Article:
PORTER v. PORTERAnnotate this Case
PORTER v. PORTER
1923 OK 1184
222 P. 971
97 Okla. 231
Case Number: 12620
Supreme Court of Oklahoma
PORTER et al.
PORTER et al.
¶0 1. Wills--Interpretation--Intention of Testator--Determined From Entire Will.
In the interpretation of a formal will the intention of the testator must be determined from a consideration of the whole instrument, and, where the language used clearly shows that the testator had in mind certain statutory provisions in the preparation of his will, his intention as expressed in his will must be deduced from the language used, aided by a consideration and application of such statutory provisions.
2. Same --Estates Devised --Life Estate --Limitations and Remainder.
Where a testator, by apt and appropriate words, creates a life estate in his widow, and subsequently by apt words creates a contingent remainder in his children, such remainder constitutes a conditional limitation on such life estate, and not a condition subsequent.
In such case, where the life tenant is not given power of disposition, but the executrix of the will is given power to sell, such power of sale in the executrix is not referable or incidental to the life estate created so as to enlarge the same to a qualified or determinable fee and thus defeat the vesting of the remainder created in favor of testator''s children.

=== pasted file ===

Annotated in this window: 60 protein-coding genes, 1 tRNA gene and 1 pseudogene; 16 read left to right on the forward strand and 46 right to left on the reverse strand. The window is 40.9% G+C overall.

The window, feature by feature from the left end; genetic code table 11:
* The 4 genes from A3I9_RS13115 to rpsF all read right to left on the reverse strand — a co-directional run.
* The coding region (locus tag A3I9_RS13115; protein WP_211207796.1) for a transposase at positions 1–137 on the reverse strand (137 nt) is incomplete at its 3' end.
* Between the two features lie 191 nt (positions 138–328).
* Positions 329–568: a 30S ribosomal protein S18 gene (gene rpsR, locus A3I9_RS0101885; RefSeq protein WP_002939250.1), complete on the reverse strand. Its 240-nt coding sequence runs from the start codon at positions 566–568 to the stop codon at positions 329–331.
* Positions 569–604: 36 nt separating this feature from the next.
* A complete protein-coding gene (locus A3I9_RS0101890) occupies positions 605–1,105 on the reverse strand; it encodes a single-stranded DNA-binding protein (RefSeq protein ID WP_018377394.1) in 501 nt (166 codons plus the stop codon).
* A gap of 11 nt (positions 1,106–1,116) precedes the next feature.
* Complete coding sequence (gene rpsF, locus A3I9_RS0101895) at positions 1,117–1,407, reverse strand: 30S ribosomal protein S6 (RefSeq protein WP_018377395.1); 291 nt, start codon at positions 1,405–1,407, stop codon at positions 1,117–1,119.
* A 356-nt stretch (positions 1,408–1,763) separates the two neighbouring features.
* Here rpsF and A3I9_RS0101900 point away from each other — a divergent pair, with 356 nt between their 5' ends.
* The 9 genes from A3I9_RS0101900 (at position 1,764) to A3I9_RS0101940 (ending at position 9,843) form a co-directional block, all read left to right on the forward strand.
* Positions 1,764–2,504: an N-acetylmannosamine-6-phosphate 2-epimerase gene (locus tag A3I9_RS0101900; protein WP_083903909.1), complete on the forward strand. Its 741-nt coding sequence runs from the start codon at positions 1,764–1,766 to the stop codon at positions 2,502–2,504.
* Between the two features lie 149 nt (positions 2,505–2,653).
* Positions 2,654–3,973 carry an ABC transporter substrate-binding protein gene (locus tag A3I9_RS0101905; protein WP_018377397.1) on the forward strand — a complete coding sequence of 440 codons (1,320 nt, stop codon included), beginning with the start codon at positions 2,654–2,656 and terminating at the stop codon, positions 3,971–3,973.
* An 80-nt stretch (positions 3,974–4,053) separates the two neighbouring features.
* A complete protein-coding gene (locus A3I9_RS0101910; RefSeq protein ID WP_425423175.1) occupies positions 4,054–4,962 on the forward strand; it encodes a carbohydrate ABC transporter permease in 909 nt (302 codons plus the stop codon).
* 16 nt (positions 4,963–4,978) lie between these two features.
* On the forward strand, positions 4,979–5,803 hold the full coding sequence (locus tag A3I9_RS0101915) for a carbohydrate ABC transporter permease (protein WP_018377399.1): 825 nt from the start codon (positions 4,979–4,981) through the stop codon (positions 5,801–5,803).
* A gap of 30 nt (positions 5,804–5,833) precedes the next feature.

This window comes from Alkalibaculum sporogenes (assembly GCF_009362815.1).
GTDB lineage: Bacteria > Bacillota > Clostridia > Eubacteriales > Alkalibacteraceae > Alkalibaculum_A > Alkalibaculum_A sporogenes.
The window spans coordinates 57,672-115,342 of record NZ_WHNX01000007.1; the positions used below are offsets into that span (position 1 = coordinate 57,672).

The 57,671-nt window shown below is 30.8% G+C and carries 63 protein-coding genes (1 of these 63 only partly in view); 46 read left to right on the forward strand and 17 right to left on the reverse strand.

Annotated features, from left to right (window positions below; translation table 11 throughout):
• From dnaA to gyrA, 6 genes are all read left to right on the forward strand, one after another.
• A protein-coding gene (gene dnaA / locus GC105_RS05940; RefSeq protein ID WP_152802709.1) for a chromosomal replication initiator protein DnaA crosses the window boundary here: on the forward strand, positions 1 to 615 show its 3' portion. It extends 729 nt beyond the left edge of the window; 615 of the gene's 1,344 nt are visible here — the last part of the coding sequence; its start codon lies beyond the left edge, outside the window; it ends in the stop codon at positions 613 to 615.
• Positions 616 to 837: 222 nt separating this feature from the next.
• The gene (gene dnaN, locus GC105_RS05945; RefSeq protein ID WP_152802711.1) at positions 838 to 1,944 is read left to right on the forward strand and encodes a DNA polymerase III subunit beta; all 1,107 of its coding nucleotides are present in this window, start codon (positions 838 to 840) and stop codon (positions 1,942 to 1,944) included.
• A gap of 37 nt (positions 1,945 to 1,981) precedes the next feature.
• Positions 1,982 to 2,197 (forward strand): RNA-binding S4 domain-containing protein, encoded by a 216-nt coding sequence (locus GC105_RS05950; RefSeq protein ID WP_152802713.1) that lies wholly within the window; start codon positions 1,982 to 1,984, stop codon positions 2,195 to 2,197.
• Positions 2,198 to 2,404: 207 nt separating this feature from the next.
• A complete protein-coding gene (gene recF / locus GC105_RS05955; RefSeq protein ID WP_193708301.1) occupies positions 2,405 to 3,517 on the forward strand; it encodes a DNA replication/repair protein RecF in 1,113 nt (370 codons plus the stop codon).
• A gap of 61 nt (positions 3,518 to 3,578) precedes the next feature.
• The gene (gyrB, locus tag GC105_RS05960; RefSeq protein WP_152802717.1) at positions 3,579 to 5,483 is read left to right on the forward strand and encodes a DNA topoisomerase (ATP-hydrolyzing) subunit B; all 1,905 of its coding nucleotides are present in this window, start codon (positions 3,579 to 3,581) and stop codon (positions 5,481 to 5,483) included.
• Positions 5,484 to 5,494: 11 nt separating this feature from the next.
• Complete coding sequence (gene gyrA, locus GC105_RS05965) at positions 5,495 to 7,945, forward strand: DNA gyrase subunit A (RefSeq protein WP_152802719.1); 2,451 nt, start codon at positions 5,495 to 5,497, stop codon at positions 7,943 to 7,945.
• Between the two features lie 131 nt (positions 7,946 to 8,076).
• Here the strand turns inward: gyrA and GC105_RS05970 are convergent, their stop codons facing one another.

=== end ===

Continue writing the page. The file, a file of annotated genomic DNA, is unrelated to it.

Commissioners'' Opinion, Division No. 1.
Blanton, Osborn & Curtis, for plaintiffs in error.
¶1 This is a proceeding to determine the effect of certain provisions of the last will and testament of John W. Porter, deceased. Plaintiffs have briefed the case, but there has been no appearance in this court in behalf of defendants. Under such circumstances, by the provisions of Rule 7, and decisions based thereon this case might well be reversed alone upon the showing made in plaintiffs'' brief. But in view of the importance to the parties interested of a construction by this court of the disputed provisions of this will, it is deemed proper to consider the case upon its merits. The paragraphs of the will involved are the third and ninth. Paragraph three reads as follows:
"I give, devise and bequeath one-third of all my estate whatsoever and wheresoever, both real and personal, to which I may be entitled or which I may have power to dispose of at my death to my beloved wife, Eda Porter, absolutely, if she be living at the time of my death.
"I give, devise and bequeath all the rest and residue of my property to my wife, Eda Porter, to be and remain hers during her widowhood. In the event that my wife should marry again I direct that all the said property above bequeathed to her, except the one-third, shall be given to my said children. John Ewing Porter, Josephine Porter, and Nora Francis Porter, if living; but in case either or any of them shall have died leaving issue, such issue shall take by right of representation the share which his or her parent would have taken had such parent survived."